Are you trying to guess next year’s Social Security increase? Do this instead.

The next Social Security cost-of-living adjustment, or COLA for short, could be a big one. This year, seniors’ Social Security benefits increased by 5.9% due to inflation. But inflation has been even more ferocious in recent months and is unlikely to slow down drastically in the near term.

This is significant because the third quarter inflation data is used to calculate Social Security COLAs. Once this data is available, the Social Security Administration compiles the figures and releases details of the following year’s COLA, usually in the first half of October.

Meanwhile, various COLA estimates are being tossed around based on recent inflation trends. Some say seniors expect their Social Security income to increase by 8.6% in 2023. Other estimates are for an increase of almost 11%.

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But while you might be curious about what kind of raise you’re up for, trying to guess that number really isn’t a good use of time. A better bet is to take steps to rethink your budget and try to increase your retirement income. Because the chances are good, no matter what the Social Security COLA looks like next year, it will come up short.

Don’t just rely on one big COLA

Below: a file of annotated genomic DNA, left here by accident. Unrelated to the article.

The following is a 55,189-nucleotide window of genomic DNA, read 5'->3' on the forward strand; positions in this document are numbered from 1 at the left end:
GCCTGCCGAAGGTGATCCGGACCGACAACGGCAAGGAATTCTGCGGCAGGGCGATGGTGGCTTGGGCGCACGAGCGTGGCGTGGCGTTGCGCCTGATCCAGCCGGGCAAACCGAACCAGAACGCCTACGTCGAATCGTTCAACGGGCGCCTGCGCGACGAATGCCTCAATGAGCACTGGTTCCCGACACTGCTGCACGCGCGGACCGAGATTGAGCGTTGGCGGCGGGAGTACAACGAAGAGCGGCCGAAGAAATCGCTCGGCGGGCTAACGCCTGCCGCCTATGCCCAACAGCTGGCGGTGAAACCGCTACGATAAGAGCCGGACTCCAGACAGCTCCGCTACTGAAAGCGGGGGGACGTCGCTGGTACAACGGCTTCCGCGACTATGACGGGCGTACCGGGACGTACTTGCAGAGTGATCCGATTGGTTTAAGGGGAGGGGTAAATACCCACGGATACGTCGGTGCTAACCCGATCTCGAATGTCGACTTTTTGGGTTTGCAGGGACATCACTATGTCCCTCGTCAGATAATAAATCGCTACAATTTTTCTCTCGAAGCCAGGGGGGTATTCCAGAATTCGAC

Last fall, seniors were thrilled to hear they would be getting a 5.9% COLA for 2022. But so far, that increase hasn’t kept pace with inflation, leaving many of them pocketing pennies to stay afloat.

For that reason, it really isn’t worth spending time figuring out what the Social Security COLA will be next year. Whether in the 8% range, above or below, the reality is that it probably won’t give you the purchasing power you’re looking for.

Remember: every raise you get is tied to inflation. So if next year’s COLA is a lot more generous than this year’s, it’s only because the cost of living is so much higher.

If you’re looking to thrive financially in 2023, or simply want to avoid falling behind, you should do a thorough research on your budget and see if it’s possible to cut some expenses. That could mean downsizing to a smaller home or going from a two-car household to a one-car household.

At the same time, you may want to explore ways to increase your income. If you have a larger home that you don’t think you’ll downsize, you can try renting out part of it instead.

Or a part-time job is always an option. There are many remote part-time jobs these days. So if you’re concerned about working (or just don’t want to) in a public setting, that doesn’t mean you won’t be able to find work.

let’s wait and see

Next year’s Social Security COLA hasn’t been announced for months. Instead of worrying about the details, spend your summer finding ways to shore up your finances ahead of 2023.

There’s a good chance next year’s Social Security COLA will be the biggest seniors have seen in decades. But whether that actually does anything for your finances is another story entirely.

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